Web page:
The U-M chapter of the American Association of University Professors (AAUP) has noted a drastic increase in the number of faculty grievances it is receiving, according to Wilfred Kaplan.
That increase is one of the reasons the local AAUP, the Senate Advisory Committee on University Affairs (SACUA) and the Academic Womens Caucus sponsored a panel discussion last week about U-M faculty grievance procedures, how they work and how they can be improved, explained Kaplan, professor emeritus of mathematics and executive secretary of the U-M chapter.
Panelists were James E. Perley, national AAUP president and professor of biology, College of Wooster; Thomas E. Moore, professor of biology; and Eleanor Kay Dawson, director of academic human resources and special assistant to the provost.
Formal grievance procedures are not the only way to resolve disputes in an organization, noted Dawson.
At the U-M, all of the schools and colleges have ombudspersons. Other alternatives include arbitration, mediation and conciliation.
Although formal procedures dont work for personal disagreements or climate issues, they do provide a forum for complaints about specific decisions and the decision-making process, she said.
Dawson explained the Universitys Model Process, which replaced the Senate Advisory Review Committee in 1983. Adopted in some form by each school and college, the Model Process calls for panels of tenured faculty members to hear from complainants and respondents and to review the decision-making process, not the decision itself. The advisory panel reports its findings to the provost, who makes a decision about the procedures used.
Dawson said two dozen faculty grievances were filed between 1983 and 1993, with three to four being filed annually since 1989.
In 1993 on the Ann Arbor campus, grievances were filed by three out of 3,300 faculty and 26 non-bargained-for staff out of 10,200. That same year 1,250 grievances were filed by bargained-for-employees on the Ann Arbor, Dearborn and Flint campuses. Bargained-for employees total 7,300 on the three campuses.
Dawson said the Model Process includes easily identifiable procedures and a time frame for filing and hearing grievances. It requires a clear statement of the problem and documentation. Complaints are confidential and conclusions are issued in a timely fashion and fair way.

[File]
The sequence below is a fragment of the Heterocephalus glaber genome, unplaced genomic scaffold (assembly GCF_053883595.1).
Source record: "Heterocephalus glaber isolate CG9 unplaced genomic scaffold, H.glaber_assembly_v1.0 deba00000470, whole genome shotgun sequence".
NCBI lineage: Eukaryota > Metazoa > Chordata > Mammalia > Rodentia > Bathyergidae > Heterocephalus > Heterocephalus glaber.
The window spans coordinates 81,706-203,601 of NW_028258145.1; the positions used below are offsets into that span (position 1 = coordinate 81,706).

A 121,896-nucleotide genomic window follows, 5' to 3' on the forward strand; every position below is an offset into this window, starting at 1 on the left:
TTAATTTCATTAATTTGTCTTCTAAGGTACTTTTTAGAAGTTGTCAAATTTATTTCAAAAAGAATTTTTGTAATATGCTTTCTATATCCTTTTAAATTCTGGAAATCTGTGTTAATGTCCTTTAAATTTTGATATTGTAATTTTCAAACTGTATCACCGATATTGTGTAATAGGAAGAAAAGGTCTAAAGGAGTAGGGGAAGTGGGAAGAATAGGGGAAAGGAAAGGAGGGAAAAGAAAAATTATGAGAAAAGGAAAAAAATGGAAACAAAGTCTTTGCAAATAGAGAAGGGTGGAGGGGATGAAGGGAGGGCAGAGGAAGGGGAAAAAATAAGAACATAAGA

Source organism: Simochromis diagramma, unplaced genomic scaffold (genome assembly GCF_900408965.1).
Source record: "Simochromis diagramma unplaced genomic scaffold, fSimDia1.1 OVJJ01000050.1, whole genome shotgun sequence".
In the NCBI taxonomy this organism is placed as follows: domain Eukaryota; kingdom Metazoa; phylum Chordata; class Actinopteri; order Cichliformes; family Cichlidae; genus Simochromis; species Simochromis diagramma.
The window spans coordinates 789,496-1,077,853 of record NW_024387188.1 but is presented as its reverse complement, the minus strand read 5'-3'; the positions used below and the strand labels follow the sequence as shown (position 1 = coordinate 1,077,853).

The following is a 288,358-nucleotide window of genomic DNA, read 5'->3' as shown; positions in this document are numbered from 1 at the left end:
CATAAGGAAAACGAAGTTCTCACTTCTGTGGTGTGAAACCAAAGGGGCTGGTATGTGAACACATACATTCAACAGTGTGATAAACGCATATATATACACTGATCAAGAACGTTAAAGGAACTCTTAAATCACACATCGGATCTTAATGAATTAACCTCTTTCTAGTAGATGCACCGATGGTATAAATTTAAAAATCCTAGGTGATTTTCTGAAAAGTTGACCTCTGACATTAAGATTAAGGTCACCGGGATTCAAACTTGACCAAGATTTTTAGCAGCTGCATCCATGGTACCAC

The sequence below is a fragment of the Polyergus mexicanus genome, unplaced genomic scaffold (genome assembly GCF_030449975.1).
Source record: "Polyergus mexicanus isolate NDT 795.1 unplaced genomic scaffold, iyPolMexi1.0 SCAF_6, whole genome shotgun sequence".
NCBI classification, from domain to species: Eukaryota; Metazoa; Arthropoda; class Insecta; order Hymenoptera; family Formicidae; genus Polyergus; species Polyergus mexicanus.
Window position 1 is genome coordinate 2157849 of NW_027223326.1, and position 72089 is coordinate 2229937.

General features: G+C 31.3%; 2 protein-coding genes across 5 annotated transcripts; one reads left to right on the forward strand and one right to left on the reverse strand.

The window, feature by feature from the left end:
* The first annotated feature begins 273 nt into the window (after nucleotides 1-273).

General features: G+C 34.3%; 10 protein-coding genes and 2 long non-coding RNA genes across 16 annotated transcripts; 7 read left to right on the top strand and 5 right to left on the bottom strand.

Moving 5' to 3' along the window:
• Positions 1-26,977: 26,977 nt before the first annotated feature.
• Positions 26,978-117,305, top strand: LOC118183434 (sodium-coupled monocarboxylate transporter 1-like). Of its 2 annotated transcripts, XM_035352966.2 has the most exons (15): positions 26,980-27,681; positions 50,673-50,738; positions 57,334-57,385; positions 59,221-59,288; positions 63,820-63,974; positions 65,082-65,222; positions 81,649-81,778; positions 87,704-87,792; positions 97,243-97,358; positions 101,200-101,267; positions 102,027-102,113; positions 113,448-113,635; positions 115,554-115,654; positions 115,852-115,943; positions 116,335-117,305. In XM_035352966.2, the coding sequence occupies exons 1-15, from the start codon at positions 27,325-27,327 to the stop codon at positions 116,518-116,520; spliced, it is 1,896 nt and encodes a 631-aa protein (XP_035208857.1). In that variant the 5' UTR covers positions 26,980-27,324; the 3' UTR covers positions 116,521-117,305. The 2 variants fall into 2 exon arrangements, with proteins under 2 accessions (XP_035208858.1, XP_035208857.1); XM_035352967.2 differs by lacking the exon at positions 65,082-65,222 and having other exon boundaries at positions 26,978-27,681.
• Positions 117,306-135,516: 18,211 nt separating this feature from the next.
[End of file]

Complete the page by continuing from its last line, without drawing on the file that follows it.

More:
Moore cited what he sees as flaws in grievance procedures as they are now constituted, including a lack of recordkeeping on grievances received and their disposition, and failure to adhere to time-lines, particularly on the part of administrators.
Promotion, tenure and salary decisions, and disagreements with administrators were the main reasons 44 individuals contacted their unit ombudsperson during winter term 1993, noted Moore, a member of SACUA.
Mistakes or unfairness in tenure and salary decisions were the most frequently cited reasons for the 20 grievances received by the administration between 1983 and 1993, according to Moore, who also chairs the SACUA Subcommittee on Grievance Procedures.
Moore noted that in addition to the complaints received through the formal grievance procedures and through the ombudspersons, the U-M chapter of the AAUP received 56 requests for help between 1983 and 1993. Those included seven requests from schools and departments.
Moore said issues in grievance procedures that need to be addressed include:
Perley, who served 25 years as the grievance officer for the AAUP in Ohio, said the number of grievances there increased from four in 1973 to 383 in 1992.
This doesnt necessarily mean Ohio is an evil place, he said. Instead, Perley thinks the increase reflects the growing awareness that a mechanism is in place to help.
The complaints ranged from the simple to complex, the unbelievable to the predictable, he noted, and included faculty who thought their deans were crazy and administrators who suspected faculty members of poisoning them.
Responding to the three panelists, Kaplan agreed that training should be provided to persons who receive grievances. At the conclusion of every grievance, a statement of the lesson to be learned from the case should be written and added to a list of mistakes not to make, he said.
Often such mistakes are of a contractual nature, noted Kaplan, who recounted a case in which a department chair offered a person an assignment, complete with conditions and salary, only to have the offer retracted by a dean.
Just as serious are the cases in which faculty are told for six years that they are on the tenure track, and then informed in the seventh year that their services arent needed anymore. The University is within its rights to do that, Kaplan said, but it shouldnt be done unless it is absolutely necessary.
Systematically circulating such a no-no list could avoid a lot of problems, Kaplan predicted.